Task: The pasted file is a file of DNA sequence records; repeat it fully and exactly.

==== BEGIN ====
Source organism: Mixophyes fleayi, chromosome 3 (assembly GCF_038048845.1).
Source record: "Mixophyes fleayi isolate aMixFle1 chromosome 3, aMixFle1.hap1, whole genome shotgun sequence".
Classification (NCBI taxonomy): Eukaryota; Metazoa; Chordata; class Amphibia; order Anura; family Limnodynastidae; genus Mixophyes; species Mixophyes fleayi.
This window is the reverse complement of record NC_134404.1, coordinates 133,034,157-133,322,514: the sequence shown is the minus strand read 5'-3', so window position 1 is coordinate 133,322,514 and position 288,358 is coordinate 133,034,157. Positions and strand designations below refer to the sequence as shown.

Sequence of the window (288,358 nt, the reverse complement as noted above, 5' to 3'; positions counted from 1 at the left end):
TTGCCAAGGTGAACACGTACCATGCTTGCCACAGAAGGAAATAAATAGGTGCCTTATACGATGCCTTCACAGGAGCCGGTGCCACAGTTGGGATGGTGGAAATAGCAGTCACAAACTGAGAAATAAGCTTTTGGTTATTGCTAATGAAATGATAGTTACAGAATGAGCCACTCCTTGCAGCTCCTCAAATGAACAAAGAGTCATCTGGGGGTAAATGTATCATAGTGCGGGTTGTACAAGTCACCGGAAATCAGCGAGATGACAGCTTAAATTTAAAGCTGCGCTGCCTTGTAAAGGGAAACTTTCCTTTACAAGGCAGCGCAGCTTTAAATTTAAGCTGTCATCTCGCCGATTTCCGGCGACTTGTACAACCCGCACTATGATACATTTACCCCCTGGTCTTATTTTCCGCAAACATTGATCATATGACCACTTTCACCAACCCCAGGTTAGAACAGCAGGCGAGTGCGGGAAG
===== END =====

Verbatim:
Source organism: Mixophyes fleayi, chromosome 3 (assembly GCF_038048845.1).
Source record: "Mixophyes fleayi isolate aMixFle1 chromosome 3, aMixFle1.hap1, whole genome shotgun sequence".
Classification (NCBI taxonomy): Eukaryota; Metazoa; Chordata; class Amphibia; order Anura; family Limnodynastidae; genus Mixophyes; species Mixophyes fleayi.
This window is the reverse complement of record NC_134404.1, coordinates 133,034,157-133,322,514: the sequence shown is the minus strand read 5'-3', so window position 1 is coordinate 133,322,514 and position 288,358 is coordinate 133,034,157. Positions and strand designations below refer to the sequence as shown.

Sequence of the window (288,358 nt, the reverse complement as noted above, 5' to 3'; positions counted from 1 at the left end):
TTGCCAAGGTGAACACGTACCATGCTTGCCACAGAAGGAAATAAATAGGTGCCTTATACGATGCCTTCACAGGAGCCGGTGCCACAGTTGGGATGGTGGAAATAGCAGTCACAAACTGAGAAATAAGCTTTTGGTTATTGCTAATGAAATGATAGTTACAGAATGAGCCACTCCTTGCAGCTCCTCAAATGAACAAAGAGTCATCTGGGGGTAAATGTATCATAGTGCGGGTTGTACAAGTCACCGGAAATCAGCGAGATGACAGCTTAAATTTAAAGCTGCGCTGCCTTGTAAAGGGAAACTTTCCTTTACAAGGCAGCGCAGCTTTAAATTTAAGCTGTCATCTCGCCGATTTCCGGCGACTTGTACAACCCGCACTATGATACATTTACCCCCTGGTCTTATTTTCCGCAAACATTGATCATATGACCACTTTCACCAACCCCAGGTTAGAACAGCAGGCGAGTGCGGGAAG